Streaming Wars: Media, Tech Companies Slug It Out With Netflix

In the weeks leading up to the November 2019 launches of Apple TV+ and Disney+, Wall Street analysts and company officials went into high gear with subscriber predictions, content reveals and special media events.

Each new service has a lot riding on it, with their high-profile parent companies spending millions of dollars wading into over-the-top video waters long dominated, on the domestic front, by Netflix, Amazon Prime Video and Disney-owned Hulu.

“Options are great for consumers when it comes to deciding what to watch,” said Peter Katsingris, SVP of audience insight at Nielsen. “But they’re also decidedly complicated for an industry that continues to fragment and search for unique ways to influence their behavior and perhaps steer eyeballs toward their network, program, service or brand.”

Disney expects to attract 60 million to 90 million subscribers for Disney+ through 2024, which would be more than half of Netflix’s current 158 million global subscriber count. It is giving away the service to Verizon’s unlimited data customers as part of a promotion.

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“What Netflix is doing is making content to support a platform,” Disney CEO Bob Iger told Vanity Fair. “We’re making content to tell great stories. It’s very different.”

Apple is targeting more than 900 million iPhone users worldwide through various incentives for Apple TV+.

David Sidebottom, analyst with Futuresource Consulting, said that as new OTT services expand on an international basis, colliding with legacy pay-TV agreements, mollifying distribution partners with differing levels of SVOD uptake will be factors in their evolving D2C strategy.

“Scale will be key in the [direct-to-consumer] space, but clearly the coming year is just the first phase in this era,” Sidebottom told the IBC365 platform. “D2C services will likely evolve, with their parent companies continuing to evaluate the benefits of D2C vs. third party [license] agreements.”

SVOD Minefield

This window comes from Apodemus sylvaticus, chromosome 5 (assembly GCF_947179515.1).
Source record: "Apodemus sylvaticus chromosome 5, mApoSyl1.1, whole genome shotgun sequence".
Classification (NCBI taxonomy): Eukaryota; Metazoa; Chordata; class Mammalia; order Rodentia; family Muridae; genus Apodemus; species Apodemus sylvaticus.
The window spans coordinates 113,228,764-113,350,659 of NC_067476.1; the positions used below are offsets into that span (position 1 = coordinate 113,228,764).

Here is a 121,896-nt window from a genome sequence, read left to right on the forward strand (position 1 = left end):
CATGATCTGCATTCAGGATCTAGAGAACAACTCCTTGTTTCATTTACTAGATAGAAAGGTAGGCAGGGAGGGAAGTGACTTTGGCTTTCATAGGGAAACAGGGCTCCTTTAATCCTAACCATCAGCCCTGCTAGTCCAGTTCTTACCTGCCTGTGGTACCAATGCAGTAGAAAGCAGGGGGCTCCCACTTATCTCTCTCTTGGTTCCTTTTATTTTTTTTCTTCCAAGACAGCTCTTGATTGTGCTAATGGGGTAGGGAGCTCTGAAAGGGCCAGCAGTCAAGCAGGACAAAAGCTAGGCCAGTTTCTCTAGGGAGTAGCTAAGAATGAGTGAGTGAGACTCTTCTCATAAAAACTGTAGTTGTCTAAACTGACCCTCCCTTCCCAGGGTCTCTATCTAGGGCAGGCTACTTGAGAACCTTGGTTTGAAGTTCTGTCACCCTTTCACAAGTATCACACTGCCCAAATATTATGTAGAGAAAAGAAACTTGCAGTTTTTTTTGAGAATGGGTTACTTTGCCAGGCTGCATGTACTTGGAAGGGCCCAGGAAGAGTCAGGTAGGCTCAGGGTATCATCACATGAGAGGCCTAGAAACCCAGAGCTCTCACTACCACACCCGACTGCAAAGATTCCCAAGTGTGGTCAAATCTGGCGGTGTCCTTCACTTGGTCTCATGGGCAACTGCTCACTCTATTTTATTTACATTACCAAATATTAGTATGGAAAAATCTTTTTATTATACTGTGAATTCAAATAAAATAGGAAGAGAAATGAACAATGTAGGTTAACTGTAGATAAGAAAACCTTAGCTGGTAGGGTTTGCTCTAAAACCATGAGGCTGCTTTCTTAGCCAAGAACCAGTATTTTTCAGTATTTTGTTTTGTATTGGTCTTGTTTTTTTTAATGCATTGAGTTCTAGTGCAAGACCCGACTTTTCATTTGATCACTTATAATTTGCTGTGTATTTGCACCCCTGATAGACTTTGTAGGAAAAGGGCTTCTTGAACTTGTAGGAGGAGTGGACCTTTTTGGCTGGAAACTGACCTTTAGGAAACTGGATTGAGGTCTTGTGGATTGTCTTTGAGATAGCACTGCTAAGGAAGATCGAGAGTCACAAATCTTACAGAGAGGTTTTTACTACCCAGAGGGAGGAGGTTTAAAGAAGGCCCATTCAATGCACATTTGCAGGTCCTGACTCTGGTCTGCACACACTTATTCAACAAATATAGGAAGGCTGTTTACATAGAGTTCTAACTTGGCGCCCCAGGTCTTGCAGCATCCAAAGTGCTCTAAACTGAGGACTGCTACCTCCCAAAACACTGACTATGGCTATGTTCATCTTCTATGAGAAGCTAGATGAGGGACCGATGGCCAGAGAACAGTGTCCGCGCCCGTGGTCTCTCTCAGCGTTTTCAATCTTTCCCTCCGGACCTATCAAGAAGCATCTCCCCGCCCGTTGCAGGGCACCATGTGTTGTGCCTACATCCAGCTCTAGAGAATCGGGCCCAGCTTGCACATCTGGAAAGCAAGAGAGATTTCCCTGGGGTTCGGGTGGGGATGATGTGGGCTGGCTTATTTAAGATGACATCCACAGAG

As the subscription streaming wars heat up, most people (70%) believe there will be too many choices, and 87% worry it will become too expensive to keep up, according to a new study. TV Time, an online tracking platform for TV and movie viewership, along with UTA IQ, UTA’s data and analytics group, found that 42% of survey respondents plan to add another SVOD service, with 20% adding two. Conducted in September, the survey fielded 4,816 respondents in the

United States and 1,818 combined in the Netherlands, Canada and Australia. Disney+ and Apple TV+ had the highest levels of awareness (88% and 63%, respectively) among the upcoming services, followed by HBO Max (37%) and NBCUniversal’s Peacock (28%).

“While Disney+ appears well-positioned to succeed internationally, it may require additional focus in strategic markets to encourage people to subscribe,” Alex von Krogh, VP of TV Time, said in a statement. “It will be important to track how people engage with their programming from a global perspective and how that compares to competitors in those markets.”

Michael Pachter, media analyst at Wedbush Securities in Los Angeles, said he believes that with the surge of original content and catalog exclusives such as “Friends,” “South Park,” “Seinfeld” and “The Office” migrating online, consumers have more reasons to choose OTT. “If all that was happening were incremental services being offered, consumers might feel bamboozled,” Pachter said. “Instead, so much content is shifting to OTT services that many consumers will opt to subscribe to more than one service.” Pachter says long-term, exorbitant pay-TV contracts paved the way for OTT video, with online TV offering a less-expensive premium channel option. “I expect cord-cutters to look at rabbit ears and multiple SVOD services as a substitute. That’s why DirecTV lost 2 million subs since AT&T bought them,” he said.

More importantly, Pachter said that with Netflix losing Disney/Fox, NBCUniversal and Warner Bros. content, consumers will feel compelled to try new services offering recognizable programming and/or favorite shows. The analyst said he believes Netflix will lose around two-thirds of its content (measured in viewing hours) and will have a tough time replacing that with content of similarly perceived quality. Disney+ has an enormous library of content not available anywhere (including its vaunted library of animated classics, such as Snow White, Fantasia, Sleeping Beauty and, more recently, Aladdin, The Lion King, Cars and Finding Nemo) that will find its way to the service. The studio is also going to put its recent movies there and take those away from Netflix.

“That tells me that Disney+ gets to 30 million subscribers relatively quickly,” Pachter said.